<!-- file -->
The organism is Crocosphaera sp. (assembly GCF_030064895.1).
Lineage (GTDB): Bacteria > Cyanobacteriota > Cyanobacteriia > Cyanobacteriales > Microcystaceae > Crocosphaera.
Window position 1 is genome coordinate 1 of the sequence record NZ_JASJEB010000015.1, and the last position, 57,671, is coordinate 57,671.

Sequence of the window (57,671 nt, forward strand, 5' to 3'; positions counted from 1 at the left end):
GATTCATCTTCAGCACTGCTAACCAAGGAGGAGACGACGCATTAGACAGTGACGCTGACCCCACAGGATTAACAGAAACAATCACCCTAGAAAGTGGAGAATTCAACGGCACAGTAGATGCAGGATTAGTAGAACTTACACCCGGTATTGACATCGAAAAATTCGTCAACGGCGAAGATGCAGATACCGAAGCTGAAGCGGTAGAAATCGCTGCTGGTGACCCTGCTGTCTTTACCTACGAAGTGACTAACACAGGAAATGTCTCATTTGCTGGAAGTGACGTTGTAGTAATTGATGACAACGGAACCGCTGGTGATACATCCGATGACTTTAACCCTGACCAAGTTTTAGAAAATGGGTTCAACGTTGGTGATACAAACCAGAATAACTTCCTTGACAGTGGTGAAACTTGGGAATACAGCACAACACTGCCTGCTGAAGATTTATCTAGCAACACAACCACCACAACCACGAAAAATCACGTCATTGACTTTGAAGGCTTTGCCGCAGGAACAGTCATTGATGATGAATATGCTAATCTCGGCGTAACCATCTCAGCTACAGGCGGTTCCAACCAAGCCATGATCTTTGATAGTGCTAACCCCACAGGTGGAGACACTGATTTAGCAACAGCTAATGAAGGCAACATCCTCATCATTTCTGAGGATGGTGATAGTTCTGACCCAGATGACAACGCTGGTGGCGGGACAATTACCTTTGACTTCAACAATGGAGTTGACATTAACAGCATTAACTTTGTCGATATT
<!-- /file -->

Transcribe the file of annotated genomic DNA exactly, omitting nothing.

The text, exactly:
The organism is Crocosphaera sp. (assembly GCF_030064895.1).
Lineage (GTDB): Bacteria > Cyanobacteriota > Cyanobacteriia > Cyanobacteriales > Microcystaceae > Crocosphaera.
Window position 1 is genome coordinate 1 of the sequence record NZ_JASJEB010000015.1, and the last position, 57,671, is coordinate 57,671.

Sequence of the window (57,671 nt, forward strand, 5' to 3'; positions counted from 1 at the left end):
GATTCATCTTCAGCACTGCTAACCAAGGAGGAGACGACGCATTAGACAGTGACGCTGACCCCACAGGATTAACAGAAACAATCACCCTAGAAAGTGGAGAATTCAACGGCACAGTAGATGCAGGATTAGTAGAACTTACACCCGGTATTGACATCGAAAAATTCGTCAACGGCGAAGATGCAGATACCGAAGCTGAAGCGGTAGAAATCGCTGCTGGTGACCCTGCTGTCTTTACCTACGAAGTGACTAACACAGGAAATGTCTCATTTGCTGGAAGTGACGTTGTAGTAATTGATGACAACGGAACCGCTGGTGATACATCCGATGACTTTAACCCTGACCAAGTTTTAGAAAATGGGTTCAACGTTGGTGATACAAACCAGAATAACTTCCTTGACAGTGGTGAAACTTGGGAATACAGCACAACACTGCCTGCTGAAGATTTATCTAGCAACACAACCACCACAACCACGAAAAATCACGTCATTGACTTTGAAGGCTTTGCCGCAGGAACAGTCATTGATGATGAATATGCTAATCTCGGCGTAACCATCTCAGCTACAGGCGGTTCCAACCAAGCCATGATCTTTGATAGTGCTAACCCCACAGGTGGAGACACTGATTTAGCAACAGCTAATGAAGGCAACATCCTCATCATTTCTGAGGATGGTGATAGTTCTGACCCAGATGACAACGCTGGTGGCGGGACAATTACCTTTGACTTCAACAATGGAGTTGACATTAACAGCATTAACTTTGTCGATATT